There are anecdotal tales on the internet about sugar being helpful to plants, but I cannot find a peer-reviewed article that shows any benefit. My general gut feeling would be that, no, they do not like sugar water. Sugar is a very desirable chemical to microbes – if you pour sugar into the soil, the microbes in the soil will consume this – in so doing, they first consume oxygen, and once this has been depleted, anaerobic bacteria will ferment the sugar – producing more carbon dioxide and acids and solvents that will damage the roots. The lack of oxygen will also damage the roots, or even kill them.
Does sugar make plants grow faster?
If plants are under stress, they grow more slowly. Introducing sugar into the soil, will increase osmotic stress, increase the growth of carbon dioxide-producing bacteria and reduce oxygen in the soil. Adding sugar to the soil will also result in the soil becoming acidic, and this will cause heavy metals to leach out of the soil. All of these will conspire to cause slower plant growth.
We have often been told that “sugar gives you energy”. Biologically this is true – in very very small concentrations. If our sugar levels go wrong for us as humans we call it diabetes. It kills you. Plants are hardly ever exposed to large concentrations of sucrose in nature – this means they will always be stressed by its presence outside the roots.
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The Best Way to Water Plants With Sugar…
If you want to use a sugar product buy some black strap molasses – mix a tablespoon of this per gallon of water, add a bit of yeast and let it ferment for a week. Dilute this mixture 1/10 with water and use it as a foliar feed and drench.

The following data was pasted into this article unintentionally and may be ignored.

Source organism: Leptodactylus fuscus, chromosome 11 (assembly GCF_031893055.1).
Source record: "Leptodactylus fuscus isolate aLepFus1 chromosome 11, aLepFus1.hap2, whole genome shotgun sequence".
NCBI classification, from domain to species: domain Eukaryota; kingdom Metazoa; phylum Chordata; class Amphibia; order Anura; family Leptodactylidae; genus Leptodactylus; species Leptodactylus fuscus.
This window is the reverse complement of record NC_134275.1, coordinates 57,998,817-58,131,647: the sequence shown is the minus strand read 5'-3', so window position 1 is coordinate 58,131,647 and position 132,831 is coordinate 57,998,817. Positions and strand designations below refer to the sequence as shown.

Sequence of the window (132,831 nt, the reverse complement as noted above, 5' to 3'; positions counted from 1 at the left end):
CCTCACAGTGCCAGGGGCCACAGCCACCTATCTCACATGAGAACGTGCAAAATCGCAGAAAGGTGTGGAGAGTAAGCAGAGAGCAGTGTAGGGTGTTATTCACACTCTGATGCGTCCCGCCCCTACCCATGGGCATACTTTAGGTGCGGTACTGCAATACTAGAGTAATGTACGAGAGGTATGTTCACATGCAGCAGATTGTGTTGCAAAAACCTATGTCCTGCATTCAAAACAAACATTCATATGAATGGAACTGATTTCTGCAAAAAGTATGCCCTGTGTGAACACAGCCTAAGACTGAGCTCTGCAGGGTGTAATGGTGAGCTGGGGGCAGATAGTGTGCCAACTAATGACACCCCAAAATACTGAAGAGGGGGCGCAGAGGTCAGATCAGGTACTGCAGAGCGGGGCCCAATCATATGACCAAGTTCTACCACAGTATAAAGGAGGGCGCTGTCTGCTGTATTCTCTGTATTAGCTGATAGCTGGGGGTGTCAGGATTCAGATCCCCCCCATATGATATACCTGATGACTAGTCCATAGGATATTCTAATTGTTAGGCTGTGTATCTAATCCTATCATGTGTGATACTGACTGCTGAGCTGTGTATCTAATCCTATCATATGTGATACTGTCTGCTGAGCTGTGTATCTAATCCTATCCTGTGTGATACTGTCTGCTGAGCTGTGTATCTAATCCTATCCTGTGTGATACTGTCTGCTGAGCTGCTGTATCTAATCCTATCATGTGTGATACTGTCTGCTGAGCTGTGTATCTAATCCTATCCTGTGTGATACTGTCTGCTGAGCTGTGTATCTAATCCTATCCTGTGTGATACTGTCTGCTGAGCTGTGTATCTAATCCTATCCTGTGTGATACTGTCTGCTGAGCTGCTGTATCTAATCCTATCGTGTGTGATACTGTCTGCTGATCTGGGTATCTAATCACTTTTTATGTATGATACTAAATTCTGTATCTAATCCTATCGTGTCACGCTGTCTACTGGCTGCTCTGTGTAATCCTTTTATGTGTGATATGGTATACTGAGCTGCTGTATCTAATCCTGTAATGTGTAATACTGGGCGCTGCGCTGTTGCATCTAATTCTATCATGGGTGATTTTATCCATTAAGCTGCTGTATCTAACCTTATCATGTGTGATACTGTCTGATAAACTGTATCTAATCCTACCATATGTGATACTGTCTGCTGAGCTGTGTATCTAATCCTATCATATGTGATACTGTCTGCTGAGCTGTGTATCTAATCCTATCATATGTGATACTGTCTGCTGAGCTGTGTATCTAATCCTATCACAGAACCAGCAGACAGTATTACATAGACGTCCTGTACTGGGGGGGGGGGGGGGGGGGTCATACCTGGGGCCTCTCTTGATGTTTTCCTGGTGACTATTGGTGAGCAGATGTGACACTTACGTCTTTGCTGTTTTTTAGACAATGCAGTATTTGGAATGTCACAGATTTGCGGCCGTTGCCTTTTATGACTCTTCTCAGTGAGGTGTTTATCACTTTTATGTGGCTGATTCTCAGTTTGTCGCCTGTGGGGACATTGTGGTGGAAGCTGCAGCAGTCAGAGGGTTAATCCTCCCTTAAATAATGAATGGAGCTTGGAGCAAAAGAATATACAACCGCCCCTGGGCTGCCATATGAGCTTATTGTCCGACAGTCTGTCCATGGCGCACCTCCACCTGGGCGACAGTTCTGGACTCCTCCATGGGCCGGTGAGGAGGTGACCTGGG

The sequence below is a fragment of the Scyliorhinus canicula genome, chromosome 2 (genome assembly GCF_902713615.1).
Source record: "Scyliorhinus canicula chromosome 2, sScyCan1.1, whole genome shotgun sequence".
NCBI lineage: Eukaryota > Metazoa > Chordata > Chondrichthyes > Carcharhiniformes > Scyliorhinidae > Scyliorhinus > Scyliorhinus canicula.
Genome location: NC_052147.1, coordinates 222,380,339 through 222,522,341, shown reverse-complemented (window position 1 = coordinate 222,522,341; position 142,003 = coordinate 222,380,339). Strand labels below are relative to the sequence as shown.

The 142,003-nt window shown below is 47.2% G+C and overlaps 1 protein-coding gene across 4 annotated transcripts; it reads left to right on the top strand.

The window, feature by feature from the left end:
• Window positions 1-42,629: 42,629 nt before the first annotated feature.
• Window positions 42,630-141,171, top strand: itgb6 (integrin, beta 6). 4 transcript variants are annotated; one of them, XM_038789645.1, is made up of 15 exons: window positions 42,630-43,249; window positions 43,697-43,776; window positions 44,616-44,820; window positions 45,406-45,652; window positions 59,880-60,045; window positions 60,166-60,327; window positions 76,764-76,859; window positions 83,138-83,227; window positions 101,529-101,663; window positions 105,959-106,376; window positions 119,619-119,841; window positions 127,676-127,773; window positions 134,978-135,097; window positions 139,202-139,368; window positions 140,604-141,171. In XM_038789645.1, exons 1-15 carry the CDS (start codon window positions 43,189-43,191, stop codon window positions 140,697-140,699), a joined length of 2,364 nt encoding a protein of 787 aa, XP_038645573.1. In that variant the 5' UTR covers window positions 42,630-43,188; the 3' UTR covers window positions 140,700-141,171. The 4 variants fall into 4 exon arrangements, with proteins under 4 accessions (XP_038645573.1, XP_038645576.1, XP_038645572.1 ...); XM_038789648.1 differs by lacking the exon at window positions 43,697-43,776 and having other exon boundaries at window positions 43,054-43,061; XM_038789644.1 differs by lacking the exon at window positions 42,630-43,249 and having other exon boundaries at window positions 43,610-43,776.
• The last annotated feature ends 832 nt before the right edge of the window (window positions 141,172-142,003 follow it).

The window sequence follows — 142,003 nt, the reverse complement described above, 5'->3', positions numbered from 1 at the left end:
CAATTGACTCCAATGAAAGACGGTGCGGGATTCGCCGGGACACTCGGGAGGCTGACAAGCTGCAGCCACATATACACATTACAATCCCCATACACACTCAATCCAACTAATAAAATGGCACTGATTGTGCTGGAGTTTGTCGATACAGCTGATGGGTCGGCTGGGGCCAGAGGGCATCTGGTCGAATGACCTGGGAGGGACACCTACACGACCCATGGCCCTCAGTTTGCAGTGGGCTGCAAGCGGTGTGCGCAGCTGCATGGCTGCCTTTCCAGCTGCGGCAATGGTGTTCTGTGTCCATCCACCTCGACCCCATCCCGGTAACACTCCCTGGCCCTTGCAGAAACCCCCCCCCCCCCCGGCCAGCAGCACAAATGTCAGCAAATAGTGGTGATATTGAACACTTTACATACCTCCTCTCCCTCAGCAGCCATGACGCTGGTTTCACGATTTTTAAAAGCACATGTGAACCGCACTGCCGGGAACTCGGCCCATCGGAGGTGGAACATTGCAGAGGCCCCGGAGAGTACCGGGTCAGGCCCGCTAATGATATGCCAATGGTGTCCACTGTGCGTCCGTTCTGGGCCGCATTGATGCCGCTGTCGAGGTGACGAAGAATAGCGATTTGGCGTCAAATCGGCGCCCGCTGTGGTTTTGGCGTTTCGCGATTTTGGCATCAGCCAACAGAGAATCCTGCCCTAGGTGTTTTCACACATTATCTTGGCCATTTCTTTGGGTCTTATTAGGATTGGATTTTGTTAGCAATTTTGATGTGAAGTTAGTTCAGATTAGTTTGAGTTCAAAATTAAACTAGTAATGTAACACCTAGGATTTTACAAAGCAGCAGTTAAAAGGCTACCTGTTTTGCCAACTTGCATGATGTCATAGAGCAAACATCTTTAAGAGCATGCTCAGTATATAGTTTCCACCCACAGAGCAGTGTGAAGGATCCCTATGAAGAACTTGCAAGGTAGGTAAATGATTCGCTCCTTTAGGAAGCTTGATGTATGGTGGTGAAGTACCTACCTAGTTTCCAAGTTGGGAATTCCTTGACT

The company I work with in Mauritius produces thousands of tons of the above mix, which is applied to sugar cane with great success. Molasses is rich in calcium, potassium, phosphate, sulfate, and trace minerals. Removing the sugars through fermentation helps to make this better for the soil. Adding molasses straight to the soil can damage plants due to the sugar in the molasses.
In my main line of work, we help distilleries convert molasses into alcohol such as rum and neutral spirits. In this process, molasses and water are mixed and fermented in very big tanks. When I say very big I mean tanks that ferment 100 000 gallons each day at the bigger distilleries.
The fermented product is injected into a distillation system that uses steam as a heat source to strip the alcohol out of the mix. This alcohol is distilled to 96% purity, and the gunk that falls comprises water and molasses that has its sugar removed by fermentation and converted to alcohol. So this is sugar-free molasses – we call this dilute mess vinasse.
We then take this vinasse as it is known, and boil the water out of it to produce concentrated molasses solids or CMS. CMS is an exceptional fertilizer because it contains minerals – and does not contain sugar. If molasses were a good fertilizer, people would rather use it straight as a fertilizer, but the sugar in molasses is toxic to plants in large concentrations, hence we go to all this effort to make CMS and alcohol to produce “sugar-free” molasses to use as a fertilizer.